In signing a Memorandum of Understanding (MOU) with Bangladesh on the return of Rohingya refugees, Myanmar portrayed the agreement as “a win-win situation for both countries” and a victory for neighbours resolving their differences without the interference of outsiders. But the deal may also reveal that wider conflicts are brewing.
The Trump administration’s evolving UN policy is a case study in how policymaking in the administration remains a work in progress amid competing worldviews, absent or unclear guidance, and an idiosyncratic president. There are deep ideological divisions within the White House about America’s role in the world.
If the Trump–Turnbull call illustrated the operatic nature of the early Trump administration, then the Trump–Abe long weekend presented an alternative picture of US alliance management under the new President.
America’s presence in the Asia-Pacific is evolving beyond its traditional alliance network into a web of alliances, new partnerships and creative linkages. How it continues to transform will depend on the outcome of the US presidential election and how the new president moves forward after a bruising and domestically introspective campaign.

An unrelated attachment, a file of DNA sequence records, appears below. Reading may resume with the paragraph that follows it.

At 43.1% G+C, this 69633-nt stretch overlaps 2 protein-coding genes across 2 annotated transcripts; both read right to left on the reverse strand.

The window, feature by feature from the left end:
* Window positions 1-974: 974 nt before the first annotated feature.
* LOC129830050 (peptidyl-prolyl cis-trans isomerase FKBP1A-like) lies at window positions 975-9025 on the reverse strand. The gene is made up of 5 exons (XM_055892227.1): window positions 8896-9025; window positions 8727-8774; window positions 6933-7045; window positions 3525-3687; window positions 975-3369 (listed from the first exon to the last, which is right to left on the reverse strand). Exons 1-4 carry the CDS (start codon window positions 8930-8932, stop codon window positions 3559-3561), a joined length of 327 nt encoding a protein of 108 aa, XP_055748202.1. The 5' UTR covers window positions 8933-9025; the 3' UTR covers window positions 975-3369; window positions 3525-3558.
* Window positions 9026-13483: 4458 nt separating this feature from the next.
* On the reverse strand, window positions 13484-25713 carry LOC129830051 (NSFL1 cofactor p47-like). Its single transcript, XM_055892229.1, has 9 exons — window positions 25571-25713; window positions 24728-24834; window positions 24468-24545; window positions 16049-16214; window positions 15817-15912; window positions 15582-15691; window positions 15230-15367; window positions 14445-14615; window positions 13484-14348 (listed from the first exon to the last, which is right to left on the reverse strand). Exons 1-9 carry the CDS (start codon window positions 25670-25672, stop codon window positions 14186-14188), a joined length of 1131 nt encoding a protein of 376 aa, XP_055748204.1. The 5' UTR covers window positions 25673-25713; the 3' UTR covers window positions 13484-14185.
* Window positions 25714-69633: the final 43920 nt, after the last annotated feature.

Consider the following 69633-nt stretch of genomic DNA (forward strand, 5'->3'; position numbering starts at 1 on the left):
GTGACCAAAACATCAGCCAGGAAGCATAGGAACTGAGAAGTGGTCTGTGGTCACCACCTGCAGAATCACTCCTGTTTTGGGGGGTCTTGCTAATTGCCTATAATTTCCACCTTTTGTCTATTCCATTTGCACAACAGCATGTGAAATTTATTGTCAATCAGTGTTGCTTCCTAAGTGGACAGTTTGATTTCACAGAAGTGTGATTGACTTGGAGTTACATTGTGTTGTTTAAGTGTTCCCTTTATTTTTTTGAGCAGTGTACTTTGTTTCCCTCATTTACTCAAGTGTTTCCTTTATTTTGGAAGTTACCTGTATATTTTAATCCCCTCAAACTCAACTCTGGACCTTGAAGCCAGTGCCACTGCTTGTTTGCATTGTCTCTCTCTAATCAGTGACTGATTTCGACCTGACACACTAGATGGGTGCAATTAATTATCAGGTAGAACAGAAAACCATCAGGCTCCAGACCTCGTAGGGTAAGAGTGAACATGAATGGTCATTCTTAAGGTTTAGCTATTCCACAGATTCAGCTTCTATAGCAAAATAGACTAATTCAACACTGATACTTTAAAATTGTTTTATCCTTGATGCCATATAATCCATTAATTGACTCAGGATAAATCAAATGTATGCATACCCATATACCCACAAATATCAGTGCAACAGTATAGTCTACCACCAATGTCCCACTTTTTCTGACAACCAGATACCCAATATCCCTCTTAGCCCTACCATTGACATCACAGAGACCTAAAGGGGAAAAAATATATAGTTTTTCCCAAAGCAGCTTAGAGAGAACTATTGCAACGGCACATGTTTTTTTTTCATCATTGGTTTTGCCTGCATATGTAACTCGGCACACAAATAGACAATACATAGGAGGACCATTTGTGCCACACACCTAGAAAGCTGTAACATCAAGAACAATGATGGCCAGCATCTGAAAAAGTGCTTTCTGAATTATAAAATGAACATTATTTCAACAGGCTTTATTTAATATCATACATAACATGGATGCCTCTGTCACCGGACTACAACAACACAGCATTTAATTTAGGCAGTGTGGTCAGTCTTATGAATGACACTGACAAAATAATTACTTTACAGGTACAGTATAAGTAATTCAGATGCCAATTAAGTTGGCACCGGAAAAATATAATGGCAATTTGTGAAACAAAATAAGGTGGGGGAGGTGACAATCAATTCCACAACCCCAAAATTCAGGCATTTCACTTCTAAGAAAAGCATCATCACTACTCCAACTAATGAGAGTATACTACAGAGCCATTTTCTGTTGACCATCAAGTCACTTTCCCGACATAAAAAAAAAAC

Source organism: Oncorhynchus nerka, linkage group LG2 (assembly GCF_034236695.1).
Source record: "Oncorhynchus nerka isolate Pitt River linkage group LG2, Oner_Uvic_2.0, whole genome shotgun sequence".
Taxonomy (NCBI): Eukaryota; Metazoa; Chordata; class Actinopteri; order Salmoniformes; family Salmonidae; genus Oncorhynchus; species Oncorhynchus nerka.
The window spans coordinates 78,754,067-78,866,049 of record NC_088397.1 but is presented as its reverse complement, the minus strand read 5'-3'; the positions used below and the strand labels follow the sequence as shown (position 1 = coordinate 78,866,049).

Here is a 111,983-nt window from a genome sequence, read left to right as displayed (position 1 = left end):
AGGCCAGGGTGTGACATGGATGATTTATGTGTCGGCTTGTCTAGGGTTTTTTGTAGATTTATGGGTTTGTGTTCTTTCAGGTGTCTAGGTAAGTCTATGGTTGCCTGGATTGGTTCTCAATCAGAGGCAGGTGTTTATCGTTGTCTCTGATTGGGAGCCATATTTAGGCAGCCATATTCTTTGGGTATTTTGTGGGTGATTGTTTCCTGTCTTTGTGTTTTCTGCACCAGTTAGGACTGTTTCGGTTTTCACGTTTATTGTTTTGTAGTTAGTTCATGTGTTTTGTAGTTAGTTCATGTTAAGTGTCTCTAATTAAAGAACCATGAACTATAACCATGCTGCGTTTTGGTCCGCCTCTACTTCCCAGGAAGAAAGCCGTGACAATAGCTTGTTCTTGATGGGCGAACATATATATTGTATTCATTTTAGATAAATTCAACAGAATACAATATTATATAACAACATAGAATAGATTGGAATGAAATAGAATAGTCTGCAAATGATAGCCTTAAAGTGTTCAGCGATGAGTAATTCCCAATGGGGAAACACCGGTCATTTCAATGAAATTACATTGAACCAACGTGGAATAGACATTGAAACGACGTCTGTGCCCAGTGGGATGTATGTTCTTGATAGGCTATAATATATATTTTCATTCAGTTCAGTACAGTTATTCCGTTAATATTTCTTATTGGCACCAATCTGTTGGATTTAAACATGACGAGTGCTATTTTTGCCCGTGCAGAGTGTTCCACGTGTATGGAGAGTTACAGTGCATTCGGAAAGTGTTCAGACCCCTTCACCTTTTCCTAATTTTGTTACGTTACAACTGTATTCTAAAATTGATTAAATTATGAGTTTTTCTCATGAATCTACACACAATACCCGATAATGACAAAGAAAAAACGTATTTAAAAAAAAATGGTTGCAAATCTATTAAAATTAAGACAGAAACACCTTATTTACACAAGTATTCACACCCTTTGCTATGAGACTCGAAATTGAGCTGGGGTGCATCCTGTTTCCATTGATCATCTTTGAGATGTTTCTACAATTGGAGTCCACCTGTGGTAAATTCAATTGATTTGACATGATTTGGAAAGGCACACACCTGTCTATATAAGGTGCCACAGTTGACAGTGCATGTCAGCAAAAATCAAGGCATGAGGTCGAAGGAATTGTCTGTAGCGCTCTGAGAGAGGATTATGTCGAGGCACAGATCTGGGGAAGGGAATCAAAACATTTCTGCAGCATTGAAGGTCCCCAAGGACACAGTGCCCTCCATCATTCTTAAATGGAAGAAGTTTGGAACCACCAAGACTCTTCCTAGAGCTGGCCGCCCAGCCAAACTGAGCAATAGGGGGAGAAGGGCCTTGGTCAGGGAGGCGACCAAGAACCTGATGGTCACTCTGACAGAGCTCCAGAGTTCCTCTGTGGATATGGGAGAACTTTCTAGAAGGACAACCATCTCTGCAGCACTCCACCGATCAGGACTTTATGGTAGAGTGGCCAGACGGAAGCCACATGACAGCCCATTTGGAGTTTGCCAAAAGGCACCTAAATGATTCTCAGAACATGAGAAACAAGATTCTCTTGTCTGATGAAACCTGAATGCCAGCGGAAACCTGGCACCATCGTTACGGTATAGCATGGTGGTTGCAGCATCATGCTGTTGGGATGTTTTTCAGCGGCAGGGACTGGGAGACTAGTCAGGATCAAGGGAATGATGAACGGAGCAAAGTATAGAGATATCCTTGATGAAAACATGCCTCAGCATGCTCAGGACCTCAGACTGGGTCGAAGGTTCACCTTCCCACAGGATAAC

Donald Trump’s recent comments on America’s alliances, coinciding with the Republican convention last week, have further raised the anxiety levels of US allies about Washington’s global role after the US presidential election.
The ruling of the Permanent Court of Arbitration (PCA) in The Hague against China’s claim on the South China Sea in a case brought before the court by the Philippines should prima facie have remained a bilateral matter between the litigants. In reality, however, it has become an exemplar of China’s role in the ongoing contest to determine the world order. China’s shrill and bellicose response during and after the ruling has only served to heighten alarm over Beijing’s intentions and behaviour among all the major powers, including India.
The United States’ presence in the Indo-Asia-Pacific is transforming from a traditional alliance network (of Australia, Japan, the Philippines, South Korea and Thailand) into a web of strengthened alliances, new partnerships and creative linkages.
Washington must manage this transformation carefully, so its alliance network maintains a deterrent function and reassures allies, but does not exacerbate USChina tensions.
Japan, European countries, and the United States have a common interest in boosting United Nations peace operations. Japan has been a prominent supporter of a U.S. initiative to encourage participation in peacekeeping operations, but to date, Tokyo’s follow-up has been constructive but limited. For Tokyo and its allies, ensuring that the UN can handle today’s ugly crises is an unavoidable task.